Sunday, September 29, 2013

Family steadfast on battlefield protection

Family steadfast on battlefield protection

Since August, we have read with great interest articles, editorials and letters to the editor about the Killdeer Mountain Battlefield site, etc.
We sure appreciated seeing another side to the story in the editorial titled “State shouldn’t pick winners” in the Sept. 16 Tribune.
We do have some light to shed on the concerns of the United Tribes of North Dakota, reported on KFYR news on Sept. 11 and reported in the Dickinson Press (“Tribes against power line at Killdeer site”) and in the Tribune (“Tribes opposing Basin project in battlefield”) on Sept. 12.
In 1998, Calvin “Bear” First Jr. from the Fort Peck Sioux Treaty Council and a descendant of Medicine Bear, who fought here at the Killdeer Mountains, contacted us asking if he and other tribal members could come here and hold ceremonies to properly bury the warriors and others who died during the battle.
We opened our property and our home to them from 1998 to 2001 and were honored to witness and be a part of the Releasing of the Spirit Ceremony held in 1999 and the Wiping of the Tears Ceremony held in 2001. Members of Sioux tribes from Montana, North Dakota, South Dakota and Canada, as well as the Three Affiliated Tribes, were on hand to witness these ceremonies (see the Dickinson Press on Aug. 11, 1999, and the Tribune on Aug. 15, 2001, in which Calvin First Sr. is quoted: “Now the old people are happy. When we were here three years ago, we heard the old people crying and hollering from the hills. They’re hollering no more.”).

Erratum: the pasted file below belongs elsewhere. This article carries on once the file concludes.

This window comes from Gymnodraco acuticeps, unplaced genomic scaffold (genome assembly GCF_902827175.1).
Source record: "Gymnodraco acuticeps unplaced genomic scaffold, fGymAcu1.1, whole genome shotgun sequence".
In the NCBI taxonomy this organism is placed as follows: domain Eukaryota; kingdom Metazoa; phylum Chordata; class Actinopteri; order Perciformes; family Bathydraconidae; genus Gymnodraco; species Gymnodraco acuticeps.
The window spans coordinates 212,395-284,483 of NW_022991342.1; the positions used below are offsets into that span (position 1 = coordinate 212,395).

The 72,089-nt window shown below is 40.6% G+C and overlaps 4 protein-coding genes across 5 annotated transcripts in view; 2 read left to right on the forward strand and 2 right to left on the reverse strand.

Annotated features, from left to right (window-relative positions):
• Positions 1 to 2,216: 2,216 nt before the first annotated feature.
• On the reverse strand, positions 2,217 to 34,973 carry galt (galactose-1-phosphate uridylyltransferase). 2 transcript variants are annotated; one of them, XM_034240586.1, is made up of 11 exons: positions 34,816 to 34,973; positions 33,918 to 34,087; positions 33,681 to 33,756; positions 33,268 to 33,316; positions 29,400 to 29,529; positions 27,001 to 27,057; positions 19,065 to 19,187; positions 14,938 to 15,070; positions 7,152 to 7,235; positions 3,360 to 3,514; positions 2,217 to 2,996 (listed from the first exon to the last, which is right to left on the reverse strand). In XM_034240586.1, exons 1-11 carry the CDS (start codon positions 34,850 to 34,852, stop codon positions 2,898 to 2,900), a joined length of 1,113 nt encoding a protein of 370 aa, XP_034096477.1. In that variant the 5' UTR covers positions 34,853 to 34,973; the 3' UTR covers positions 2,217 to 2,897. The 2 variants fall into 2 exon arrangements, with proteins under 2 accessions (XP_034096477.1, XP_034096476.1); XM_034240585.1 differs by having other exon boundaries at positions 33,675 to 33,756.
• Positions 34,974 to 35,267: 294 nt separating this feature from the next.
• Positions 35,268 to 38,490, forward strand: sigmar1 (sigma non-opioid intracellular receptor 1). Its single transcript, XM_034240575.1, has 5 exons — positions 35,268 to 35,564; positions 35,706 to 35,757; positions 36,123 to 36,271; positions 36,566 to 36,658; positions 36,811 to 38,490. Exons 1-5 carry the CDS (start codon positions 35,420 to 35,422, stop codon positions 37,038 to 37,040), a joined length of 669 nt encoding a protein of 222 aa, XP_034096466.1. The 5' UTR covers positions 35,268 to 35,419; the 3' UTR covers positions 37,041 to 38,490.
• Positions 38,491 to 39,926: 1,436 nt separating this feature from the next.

Through the years, the Dvirnak family has worked diligently to protect and preserve the Killdeer Battlefield area. Rest assured, we will continue to protect and preserve the Killdeer Battlefield site, the battlefield area and our ranch as we have in the past.